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Mortgage Insurance 101


How does mortgage insurance work?

These days, it seems like people will try to sell you insurance for everything. There’s car insurance, health insurance, pet insurance, earthquake insurance...you can even be insured for alien abduction.

But do you need all of this? Sometimes, it’s hard to tell.

This guide is built to help you understand mortgage insurance, if you need it, how you get it, and how to eventually get rid of it.

What is mortgage insurance?

Mortgage insurance is pretty much exactly what it sounds like - insurance for your mortgage. It exists to lessen your lender’s risk when giving you a loan. It is the last “I” in PITI - an acronym that explains what makes up your mortgage payment.

Mortgage Payment PITI Breakdown

Mortgage insurance allows you to qualify for loans you might not be able to get without a 20% down payment. It allows you to put less money down to buy a house if cash is tight. However, it  will increase your total monthly payment.

Do I need mortgage insurance?

On conventional loans, mortgage insurance is not mandatory for every borrower. If you are able to put a 20% down payment on your purchase then no mortgage insurance is required. But, in the event that you can’t or don’t want to put 20% down, you will need to have mortgage insurance as part of your loan.

However, FHA, VA, and USDA loans require a mortgage insurance premium (MIP) for the life of the loan.

Depending on your loan type, you’ll pay for your mortgage insurance at closing or decide to roll it into your monthly payments.

Here’s how you’ll buy mortgage insurance according to The Consumer Financial Protection Bureau:

  • Lenders will set up your private mortgage insurance (PMI) through a private company if you are getting a conventional loan. The Lender can roll it into your monthly payment with little or no initial cost at your closing. Once you have 20% equity in your home, you no longer need to pay for mortgage insurance.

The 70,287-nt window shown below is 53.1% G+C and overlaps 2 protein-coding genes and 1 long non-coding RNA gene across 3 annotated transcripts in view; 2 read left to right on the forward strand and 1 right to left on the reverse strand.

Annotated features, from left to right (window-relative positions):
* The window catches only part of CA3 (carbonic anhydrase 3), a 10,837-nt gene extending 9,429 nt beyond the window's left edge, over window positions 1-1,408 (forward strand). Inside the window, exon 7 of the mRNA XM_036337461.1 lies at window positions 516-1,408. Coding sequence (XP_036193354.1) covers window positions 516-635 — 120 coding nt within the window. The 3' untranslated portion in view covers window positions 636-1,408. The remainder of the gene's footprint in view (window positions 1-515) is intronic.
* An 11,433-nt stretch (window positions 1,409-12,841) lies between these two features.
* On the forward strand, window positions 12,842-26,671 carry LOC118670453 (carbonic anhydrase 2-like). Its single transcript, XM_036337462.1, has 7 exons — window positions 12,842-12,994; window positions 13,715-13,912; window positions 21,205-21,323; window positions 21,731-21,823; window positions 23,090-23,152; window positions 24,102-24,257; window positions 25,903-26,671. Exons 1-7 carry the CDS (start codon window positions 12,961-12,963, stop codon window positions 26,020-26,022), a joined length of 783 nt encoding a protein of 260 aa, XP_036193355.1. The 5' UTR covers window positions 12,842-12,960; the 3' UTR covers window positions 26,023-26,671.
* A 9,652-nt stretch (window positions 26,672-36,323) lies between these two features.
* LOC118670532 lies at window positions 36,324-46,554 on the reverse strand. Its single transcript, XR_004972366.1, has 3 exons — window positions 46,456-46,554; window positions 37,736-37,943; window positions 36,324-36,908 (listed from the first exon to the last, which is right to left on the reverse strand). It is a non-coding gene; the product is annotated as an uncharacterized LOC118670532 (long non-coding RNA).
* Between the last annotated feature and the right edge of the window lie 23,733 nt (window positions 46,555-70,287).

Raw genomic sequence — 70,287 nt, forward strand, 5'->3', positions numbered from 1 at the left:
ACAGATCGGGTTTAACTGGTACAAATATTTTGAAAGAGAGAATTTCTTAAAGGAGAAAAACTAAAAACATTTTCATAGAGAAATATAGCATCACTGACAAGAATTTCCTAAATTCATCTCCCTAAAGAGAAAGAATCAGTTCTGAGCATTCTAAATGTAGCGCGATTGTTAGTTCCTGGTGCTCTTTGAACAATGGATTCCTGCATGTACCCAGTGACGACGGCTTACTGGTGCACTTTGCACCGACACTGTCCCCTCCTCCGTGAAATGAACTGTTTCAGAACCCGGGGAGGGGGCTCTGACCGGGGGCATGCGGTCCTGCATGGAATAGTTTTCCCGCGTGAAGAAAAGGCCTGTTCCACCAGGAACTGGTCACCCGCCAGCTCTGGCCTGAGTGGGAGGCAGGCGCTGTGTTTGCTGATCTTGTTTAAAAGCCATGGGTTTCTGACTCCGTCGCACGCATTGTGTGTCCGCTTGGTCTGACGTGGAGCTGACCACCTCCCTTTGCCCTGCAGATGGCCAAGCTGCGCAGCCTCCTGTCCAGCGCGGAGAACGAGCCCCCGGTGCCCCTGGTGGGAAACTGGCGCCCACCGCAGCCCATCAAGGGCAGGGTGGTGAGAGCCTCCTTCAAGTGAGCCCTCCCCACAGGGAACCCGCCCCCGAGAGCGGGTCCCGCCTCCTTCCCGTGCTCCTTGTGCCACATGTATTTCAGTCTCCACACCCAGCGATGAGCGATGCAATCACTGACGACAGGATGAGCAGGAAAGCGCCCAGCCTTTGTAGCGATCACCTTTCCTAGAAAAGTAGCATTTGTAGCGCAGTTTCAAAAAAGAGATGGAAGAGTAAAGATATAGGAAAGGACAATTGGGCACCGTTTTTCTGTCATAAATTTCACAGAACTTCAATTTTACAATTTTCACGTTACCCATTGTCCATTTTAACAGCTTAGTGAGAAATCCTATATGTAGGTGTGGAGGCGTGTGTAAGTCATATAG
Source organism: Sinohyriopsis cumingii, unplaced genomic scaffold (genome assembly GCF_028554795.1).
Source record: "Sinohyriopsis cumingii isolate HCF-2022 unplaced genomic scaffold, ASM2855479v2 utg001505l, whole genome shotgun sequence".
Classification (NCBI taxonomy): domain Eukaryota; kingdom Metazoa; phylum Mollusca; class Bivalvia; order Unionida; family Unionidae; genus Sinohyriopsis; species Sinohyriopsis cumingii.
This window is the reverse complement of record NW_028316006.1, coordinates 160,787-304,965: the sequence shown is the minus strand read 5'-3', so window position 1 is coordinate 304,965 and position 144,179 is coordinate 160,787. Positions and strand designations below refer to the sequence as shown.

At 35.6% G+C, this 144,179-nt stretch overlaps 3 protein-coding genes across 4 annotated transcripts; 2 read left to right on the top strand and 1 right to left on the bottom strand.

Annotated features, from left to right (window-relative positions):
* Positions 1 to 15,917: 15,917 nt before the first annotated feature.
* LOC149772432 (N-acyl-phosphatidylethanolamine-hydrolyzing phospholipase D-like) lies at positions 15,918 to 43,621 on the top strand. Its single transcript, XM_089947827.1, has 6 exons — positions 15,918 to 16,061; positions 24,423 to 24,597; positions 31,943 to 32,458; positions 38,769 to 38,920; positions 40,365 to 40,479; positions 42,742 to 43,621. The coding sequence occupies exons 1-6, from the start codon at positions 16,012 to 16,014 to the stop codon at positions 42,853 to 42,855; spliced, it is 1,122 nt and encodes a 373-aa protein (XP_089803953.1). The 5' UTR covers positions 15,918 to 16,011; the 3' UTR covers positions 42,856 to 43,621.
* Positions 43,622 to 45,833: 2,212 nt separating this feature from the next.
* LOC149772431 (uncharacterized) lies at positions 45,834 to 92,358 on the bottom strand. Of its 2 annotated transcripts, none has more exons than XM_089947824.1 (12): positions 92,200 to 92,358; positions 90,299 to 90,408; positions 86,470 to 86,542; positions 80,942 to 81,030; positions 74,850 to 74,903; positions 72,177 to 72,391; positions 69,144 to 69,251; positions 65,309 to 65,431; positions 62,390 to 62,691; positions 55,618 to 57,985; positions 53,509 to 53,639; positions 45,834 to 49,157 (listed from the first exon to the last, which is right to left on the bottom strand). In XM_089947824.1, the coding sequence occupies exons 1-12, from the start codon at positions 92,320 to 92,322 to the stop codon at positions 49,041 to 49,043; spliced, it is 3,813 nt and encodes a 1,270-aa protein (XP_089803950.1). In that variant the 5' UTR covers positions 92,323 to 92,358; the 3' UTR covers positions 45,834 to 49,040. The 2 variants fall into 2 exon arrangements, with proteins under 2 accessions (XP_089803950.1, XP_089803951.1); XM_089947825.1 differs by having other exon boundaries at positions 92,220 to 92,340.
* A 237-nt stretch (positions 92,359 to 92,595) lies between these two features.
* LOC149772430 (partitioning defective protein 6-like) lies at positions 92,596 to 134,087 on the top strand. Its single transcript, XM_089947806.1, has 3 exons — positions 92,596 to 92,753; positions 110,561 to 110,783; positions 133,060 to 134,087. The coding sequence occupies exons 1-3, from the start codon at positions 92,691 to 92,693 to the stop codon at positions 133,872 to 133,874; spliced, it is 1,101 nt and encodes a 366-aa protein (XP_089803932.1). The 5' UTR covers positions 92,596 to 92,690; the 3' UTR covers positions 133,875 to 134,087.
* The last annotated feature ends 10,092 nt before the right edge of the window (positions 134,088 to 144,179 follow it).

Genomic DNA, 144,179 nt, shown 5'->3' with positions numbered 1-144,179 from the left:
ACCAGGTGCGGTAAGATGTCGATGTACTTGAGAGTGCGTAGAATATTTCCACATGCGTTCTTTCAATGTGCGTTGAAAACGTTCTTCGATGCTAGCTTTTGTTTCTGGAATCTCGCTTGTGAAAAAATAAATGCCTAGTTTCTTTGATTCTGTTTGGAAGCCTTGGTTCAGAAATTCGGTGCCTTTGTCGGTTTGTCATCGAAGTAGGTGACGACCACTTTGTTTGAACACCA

• With a Federal Housing Administration (FHA) loan, you will pay mortgage insurance premiums (MIP) directly to the Federal Housing Administration. You’ll pay this during closing and as part of your monthly payment for the life of the loan.  In addition, UFMIP (Up Front Mortgage Insurance Premium) is required on all FHA loans and can be financed into the loan amount.
  • US Department of Agriculture (USDA) loans, like FHA loans, require you to pay mortgage insurance premiums (MIP) for your insurance during closing and as part of your monthly payment for the life of the loan. There’s a 1% upfront guarantee fee on USDA loans.
  • Mortgage insurance is not required to be purchased separately for Department of Veterans’ Affairs (VA) loans because it is included as part of the VA guarantee for the life of the loan. However, there’s a “funding fee” paid upfront with VA loans that is calculated based on these factors.

How much will mortgage insurance cost me?

The same information that you put into our mortgage calculator will be used to determine your mortgage insurance rate on a conventional loan (government loans have predetermined mortgage insurance rates for the life of the loan). This infographic breaks down the steps to calculate PMI.

Fees usually vary from 0.3 percent to 1.15 percent of your loan amount per year. Contact your lender to discuss how much mortgage insurance will be for your particular loan.

A good loan officer will shop mortgage rates for you. We not only have the lowest rates, we also have access to super competitive mortgage insurance rates. Our goal is to keep your monthly payment as low as possible.

How to get rid of mortgage insurance.

On government-backed loans (like FHA loans), you will pay MIP for the life of your loan.

In order to get rid of your mortgage insurance on conventional loans, you need to have at least 20% equity in your home. You can ask your lender to remove PMI once you’ve paid your mortgage balance down to 78% of your home’s original appraised value. But sometimes, the servicer of the loan will make the borrower order an appraisal to show that the property is at least 80%.

Another way of canceling your mortgage insurance is to refinance your mortgage.

If home values in your area have increased, if you’ve increased the value of your home with new additions, or you have paid your mortgage balance below 80% of its original value, you can apply for a refinance loan which does not include mortgage insurance. Check out our refinance calculator to see if refinancing could help you save money.

Wherever you’re at in your mortgage journey, we’re here to help. Contact us today for a free consultation or check out your mortgage rates online in real-time.

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